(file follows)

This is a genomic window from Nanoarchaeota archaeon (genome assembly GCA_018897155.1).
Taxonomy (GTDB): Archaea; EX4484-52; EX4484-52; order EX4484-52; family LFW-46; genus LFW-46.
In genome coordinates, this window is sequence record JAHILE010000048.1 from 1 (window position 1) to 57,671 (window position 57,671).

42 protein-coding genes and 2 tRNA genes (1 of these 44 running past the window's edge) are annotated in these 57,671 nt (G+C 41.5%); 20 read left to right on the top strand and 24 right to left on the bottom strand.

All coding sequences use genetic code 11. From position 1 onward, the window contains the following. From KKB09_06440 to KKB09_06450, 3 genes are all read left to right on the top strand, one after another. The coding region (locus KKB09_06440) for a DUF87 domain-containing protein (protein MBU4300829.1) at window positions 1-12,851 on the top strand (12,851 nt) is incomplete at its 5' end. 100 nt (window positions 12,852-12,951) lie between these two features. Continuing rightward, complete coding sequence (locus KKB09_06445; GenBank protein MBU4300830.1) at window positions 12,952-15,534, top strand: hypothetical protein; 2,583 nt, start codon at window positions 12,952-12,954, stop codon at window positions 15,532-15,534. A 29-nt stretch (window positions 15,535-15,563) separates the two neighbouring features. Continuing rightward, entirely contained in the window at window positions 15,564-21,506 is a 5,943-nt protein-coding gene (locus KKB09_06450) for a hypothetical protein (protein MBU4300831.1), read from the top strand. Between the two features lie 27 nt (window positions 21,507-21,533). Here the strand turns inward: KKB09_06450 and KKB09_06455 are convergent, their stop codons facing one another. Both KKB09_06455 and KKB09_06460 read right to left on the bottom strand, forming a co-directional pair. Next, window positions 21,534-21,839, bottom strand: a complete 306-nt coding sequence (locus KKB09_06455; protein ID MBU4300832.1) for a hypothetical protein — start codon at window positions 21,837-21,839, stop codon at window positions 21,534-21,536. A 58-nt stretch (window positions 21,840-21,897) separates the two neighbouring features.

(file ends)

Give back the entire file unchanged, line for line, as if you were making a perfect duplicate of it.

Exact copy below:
This is a genomic window from Nanoarchaeota archaeon (genome assembly GCA_018897155.1).
Taxonomy (GTDB): Archaea; EX4484-52; EX4484-52; order EX4484-52; family LFW-46; genus LFW-46.
In genome coordinates, this window is sequence record JAHILE010000048.1 from 1 (window position 1) to 57,671 (window position 57,671).

42 protein-coding genes and 2 tRNA genes (1 of these 44 running past the window's edge) are annotated in these 57,671 nt (G+C 41.5%); 20 read left to right on the top strand and 24 right to left on the bottom strand.

All coding sequences use genetic code 11. From position 1 onward, the window contains the following. From KKB09_06440 to KKB09_06450, 3 genes are all read left to right on the top strand, one after another. The coding region (locus KKB09_06440) for a DUF87 domain-containing protein (protein MBU4300829.1) at window positions 1-12,851 on the top strand (12,851 nt) is incomplete at its 5' end. 100 nt (window positions 12,852-12,951) lie between these two features. Continuing rightward, complete coding sequence (locus KKB09_06445; GenBank protein MBU4300830.1) at window positions 12,952-15,534, top strand: hypothetical protein; 2,583 nt, start codon at window positions 12,952-12,954, stop codon at window positions 15,532-15,534. A 29-nt stretch (window positions 15,535-15,563) separates the two neighbouring features. Continuing rightward, entirely contained in the window at window positions 15,564-21,506 is a 5,943-nt protein-coding gene (locus KKB09_06450) for a hypothetical protein (protein MBU4300831.1), read from the top strand. Between the two features lie 27 nt (window positions 21,507-21,533). Here the strand turns inward: KKB09_06450 and KKB09_06455 are convergent, their stop codons facing one another. Both KKB09_06455 and KKB09_06460 read right to left on the bottom strand, forming a co-directional pair. Next, window positions 21,534-21,839, bottom strand: a complete 306-nt coding sequence (locus KKB09_06455; protein ID MBU4300832.1) for a hypothetical protein — start codon at window positions 21,837-21,839, stop codon at window positions 21,534-21,536. A 58-nt stretch (window positions 21,840-21,897) separates the two neighbouring features.